Repositories of the world’s knowledge, wisdom and culture, public libraries truly rock. But none is quite as rock’n’roll right now as New York’s, where your visit can be accompanied by the legendary Lou Reed.
New York Public Library is issuing 6,000 new library cards emblazoned with Mick Rock’s iconic photograph of Reed as featured on the Transformer album sleeve, to celebrate the opening of the Lou Reed Archive.
Held by the Library for Performing Arts, the archive documents the history of Reed’s life as a musician, composer, poet, writer, photographer and tai-chi student, through his own extensive papers, photographs, recordings and other materials. It spans his creative life from his 1958 high school band The Shades, to his final performances in 2013.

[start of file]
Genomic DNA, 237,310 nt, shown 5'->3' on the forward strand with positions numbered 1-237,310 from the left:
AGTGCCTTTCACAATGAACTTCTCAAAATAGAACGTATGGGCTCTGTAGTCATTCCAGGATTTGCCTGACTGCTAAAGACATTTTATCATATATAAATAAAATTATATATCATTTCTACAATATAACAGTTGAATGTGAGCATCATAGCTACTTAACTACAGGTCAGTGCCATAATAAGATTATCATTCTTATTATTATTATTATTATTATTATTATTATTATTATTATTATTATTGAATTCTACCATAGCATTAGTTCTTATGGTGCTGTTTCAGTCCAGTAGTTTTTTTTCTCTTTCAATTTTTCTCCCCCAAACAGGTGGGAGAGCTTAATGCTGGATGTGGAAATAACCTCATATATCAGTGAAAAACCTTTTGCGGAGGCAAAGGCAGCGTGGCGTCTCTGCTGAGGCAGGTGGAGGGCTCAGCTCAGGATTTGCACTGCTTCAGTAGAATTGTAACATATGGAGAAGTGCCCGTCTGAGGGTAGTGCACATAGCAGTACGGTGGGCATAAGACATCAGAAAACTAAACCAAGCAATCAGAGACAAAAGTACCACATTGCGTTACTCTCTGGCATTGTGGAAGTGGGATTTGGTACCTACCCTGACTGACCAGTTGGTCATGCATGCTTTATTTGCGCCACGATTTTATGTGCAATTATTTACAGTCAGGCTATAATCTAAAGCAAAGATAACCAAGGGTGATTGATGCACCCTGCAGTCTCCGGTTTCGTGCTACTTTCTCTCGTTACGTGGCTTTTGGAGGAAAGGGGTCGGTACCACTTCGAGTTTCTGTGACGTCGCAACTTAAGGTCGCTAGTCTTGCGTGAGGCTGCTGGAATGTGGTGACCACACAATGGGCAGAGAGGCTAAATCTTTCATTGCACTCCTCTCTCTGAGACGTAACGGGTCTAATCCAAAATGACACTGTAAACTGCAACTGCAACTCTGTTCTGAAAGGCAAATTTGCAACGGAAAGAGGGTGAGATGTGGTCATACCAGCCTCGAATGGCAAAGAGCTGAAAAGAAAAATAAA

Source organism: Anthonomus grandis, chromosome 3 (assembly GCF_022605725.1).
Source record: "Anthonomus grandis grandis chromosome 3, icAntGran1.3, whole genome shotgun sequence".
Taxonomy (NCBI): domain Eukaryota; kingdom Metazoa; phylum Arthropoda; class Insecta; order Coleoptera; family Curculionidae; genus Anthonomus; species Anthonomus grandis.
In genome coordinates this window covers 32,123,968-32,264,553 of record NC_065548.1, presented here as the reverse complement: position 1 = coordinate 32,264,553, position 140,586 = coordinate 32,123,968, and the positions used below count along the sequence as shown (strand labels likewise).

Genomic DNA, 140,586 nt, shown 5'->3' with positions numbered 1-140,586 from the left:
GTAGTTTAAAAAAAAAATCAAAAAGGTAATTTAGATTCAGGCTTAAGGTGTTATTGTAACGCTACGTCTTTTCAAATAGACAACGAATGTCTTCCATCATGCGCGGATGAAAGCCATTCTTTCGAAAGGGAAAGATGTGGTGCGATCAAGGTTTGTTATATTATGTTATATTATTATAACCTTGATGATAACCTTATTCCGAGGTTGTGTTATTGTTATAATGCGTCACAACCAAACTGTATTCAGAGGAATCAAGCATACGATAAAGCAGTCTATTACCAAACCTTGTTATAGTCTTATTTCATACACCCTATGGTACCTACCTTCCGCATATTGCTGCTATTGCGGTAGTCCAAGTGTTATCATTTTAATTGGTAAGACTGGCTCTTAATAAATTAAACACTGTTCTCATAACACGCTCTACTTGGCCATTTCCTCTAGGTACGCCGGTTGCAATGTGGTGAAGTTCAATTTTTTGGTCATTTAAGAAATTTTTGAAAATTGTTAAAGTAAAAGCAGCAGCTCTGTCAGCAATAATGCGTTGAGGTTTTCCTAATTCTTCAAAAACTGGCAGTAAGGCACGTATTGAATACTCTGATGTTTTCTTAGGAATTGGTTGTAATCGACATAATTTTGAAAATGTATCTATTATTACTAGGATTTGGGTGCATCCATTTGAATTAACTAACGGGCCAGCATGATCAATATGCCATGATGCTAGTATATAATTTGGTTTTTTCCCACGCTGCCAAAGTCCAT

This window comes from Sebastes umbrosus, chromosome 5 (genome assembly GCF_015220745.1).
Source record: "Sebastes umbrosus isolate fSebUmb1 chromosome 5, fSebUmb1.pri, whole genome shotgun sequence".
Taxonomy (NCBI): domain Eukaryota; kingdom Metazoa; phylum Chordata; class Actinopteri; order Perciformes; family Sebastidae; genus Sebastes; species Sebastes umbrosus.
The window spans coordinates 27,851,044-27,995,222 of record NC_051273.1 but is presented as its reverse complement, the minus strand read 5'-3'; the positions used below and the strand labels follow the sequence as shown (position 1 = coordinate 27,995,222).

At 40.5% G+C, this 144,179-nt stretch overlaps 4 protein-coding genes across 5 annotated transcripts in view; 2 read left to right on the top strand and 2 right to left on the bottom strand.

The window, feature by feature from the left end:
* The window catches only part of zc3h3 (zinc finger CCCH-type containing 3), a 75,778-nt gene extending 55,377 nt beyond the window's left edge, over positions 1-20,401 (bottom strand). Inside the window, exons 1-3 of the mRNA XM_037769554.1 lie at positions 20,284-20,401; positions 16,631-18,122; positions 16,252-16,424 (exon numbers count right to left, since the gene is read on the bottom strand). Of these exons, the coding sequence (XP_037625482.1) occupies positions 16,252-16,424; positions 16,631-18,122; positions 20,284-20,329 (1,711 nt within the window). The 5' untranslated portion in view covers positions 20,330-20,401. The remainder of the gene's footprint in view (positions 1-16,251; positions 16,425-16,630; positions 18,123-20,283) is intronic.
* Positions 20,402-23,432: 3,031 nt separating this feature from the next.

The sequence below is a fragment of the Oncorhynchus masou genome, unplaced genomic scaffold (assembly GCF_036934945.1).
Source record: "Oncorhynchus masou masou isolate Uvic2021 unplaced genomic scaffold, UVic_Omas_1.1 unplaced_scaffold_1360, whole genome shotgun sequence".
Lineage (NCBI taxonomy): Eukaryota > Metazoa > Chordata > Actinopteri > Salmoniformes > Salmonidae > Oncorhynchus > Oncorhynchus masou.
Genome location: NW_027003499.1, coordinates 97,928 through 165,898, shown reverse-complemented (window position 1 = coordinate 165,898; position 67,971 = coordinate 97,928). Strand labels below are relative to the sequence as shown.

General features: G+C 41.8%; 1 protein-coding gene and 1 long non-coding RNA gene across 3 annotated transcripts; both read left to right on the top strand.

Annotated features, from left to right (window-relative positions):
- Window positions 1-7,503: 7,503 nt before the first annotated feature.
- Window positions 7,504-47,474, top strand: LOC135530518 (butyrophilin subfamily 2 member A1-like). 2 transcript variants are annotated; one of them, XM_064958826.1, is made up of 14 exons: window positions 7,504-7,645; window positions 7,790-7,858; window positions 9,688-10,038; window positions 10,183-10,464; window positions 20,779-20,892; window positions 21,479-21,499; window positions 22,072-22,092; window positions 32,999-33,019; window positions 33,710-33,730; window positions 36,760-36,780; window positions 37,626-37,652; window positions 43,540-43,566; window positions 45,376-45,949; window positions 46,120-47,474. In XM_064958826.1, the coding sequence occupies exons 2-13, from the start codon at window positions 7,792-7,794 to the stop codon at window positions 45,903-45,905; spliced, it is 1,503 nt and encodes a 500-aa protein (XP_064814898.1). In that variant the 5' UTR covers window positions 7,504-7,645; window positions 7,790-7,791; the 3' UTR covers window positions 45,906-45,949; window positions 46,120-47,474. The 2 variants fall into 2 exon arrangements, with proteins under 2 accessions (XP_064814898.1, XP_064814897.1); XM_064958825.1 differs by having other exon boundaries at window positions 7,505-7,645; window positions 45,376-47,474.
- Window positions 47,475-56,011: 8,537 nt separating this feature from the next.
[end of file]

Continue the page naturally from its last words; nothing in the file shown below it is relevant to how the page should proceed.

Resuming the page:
The strictly limited edition library cards are available only to New York denizens, with new library users able to pick one up for free while existing borrowers can replace their regular card for a nominal fee of $1. The card opens up access to all the collections, services and programmes of the entire New York Public Library system with passes to over 40 cultural organisations and millions of books, magazines, databases, classes and archives. And it looks dead cool too.
A public exhibition marking the 30th anniversary of Reed’s New York album featuring materials from the archive is on display at the library until March 28.